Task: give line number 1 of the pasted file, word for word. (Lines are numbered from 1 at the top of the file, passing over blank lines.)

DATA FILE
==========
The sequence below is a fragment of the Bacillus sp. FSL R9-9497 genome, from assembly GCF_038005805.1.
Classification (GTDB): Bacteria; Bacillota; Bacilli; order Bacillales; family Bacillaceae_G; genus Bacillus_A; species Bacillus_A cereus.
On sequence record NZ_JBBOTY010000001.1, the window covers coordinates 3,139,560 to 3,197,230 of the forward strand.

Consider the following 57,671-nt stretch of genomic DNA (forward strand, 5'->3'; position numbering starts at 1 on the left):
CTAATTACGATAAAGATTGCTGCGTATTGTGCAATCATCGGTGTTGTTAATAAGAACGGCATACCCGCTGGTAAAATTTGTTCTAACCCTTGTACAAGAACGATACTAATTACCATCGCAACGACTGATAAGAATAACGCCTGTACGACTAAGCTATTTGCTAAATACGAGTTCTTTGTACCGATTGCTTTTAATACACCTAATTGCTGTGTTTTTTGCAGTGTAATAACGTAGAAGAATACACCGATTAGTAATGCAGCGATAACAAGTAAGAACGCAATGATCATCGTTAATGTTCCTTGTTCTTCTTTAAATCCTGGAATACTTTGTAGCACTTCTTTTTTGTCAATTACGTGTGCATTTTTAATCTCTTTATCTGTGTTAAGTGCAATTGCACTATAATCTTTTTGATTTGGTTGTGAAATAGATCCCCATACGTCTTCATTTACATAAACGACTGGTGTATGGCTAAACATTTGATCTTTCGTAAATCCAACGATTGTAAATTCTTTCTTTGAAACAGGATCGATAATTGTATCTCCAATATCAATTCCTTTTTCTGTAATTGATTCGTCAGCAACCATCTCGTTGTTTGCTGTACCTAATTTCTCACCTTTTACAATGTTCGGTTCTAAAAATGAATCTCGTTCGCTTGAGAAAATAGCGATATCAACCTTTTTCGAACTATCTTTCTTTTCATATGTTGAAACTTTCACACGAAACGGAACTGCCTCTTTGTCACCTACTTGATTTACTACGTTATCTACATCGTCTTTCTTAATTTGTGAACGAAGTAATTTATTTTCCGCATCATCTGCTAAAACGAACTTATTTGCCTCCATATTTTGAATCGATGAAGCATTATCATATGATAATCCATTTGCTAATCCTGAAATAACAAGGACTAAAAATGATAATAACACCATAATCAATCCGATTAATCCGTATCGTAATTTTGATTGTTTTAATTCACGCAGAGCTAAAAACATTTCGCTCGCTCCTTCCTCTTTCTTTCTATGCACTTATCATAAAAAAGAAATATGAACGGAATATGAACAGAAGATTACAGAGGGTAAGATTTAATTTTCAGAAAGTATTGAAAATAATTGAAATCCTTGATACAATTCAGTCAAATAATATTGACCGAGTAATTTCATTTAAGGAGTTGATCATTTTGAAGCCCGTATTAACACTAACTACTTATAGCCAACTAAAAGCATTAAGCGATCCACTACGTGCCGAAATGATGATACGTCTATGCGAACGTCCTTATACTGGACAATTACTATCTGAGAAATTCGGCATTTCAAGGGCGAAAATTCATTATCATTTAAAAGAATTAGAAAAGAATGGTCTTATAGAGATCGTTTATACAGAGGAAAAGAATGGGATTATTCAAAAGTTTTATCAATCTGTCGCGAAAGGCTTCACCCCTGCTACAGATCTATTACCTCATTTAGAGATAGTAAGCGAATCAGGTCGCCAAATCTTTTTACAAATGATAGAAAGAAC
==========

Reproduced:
The sequence below is a fragment of the Bacillus sp. FSL R9-9497 genome, from assembly GCF_038005805.1.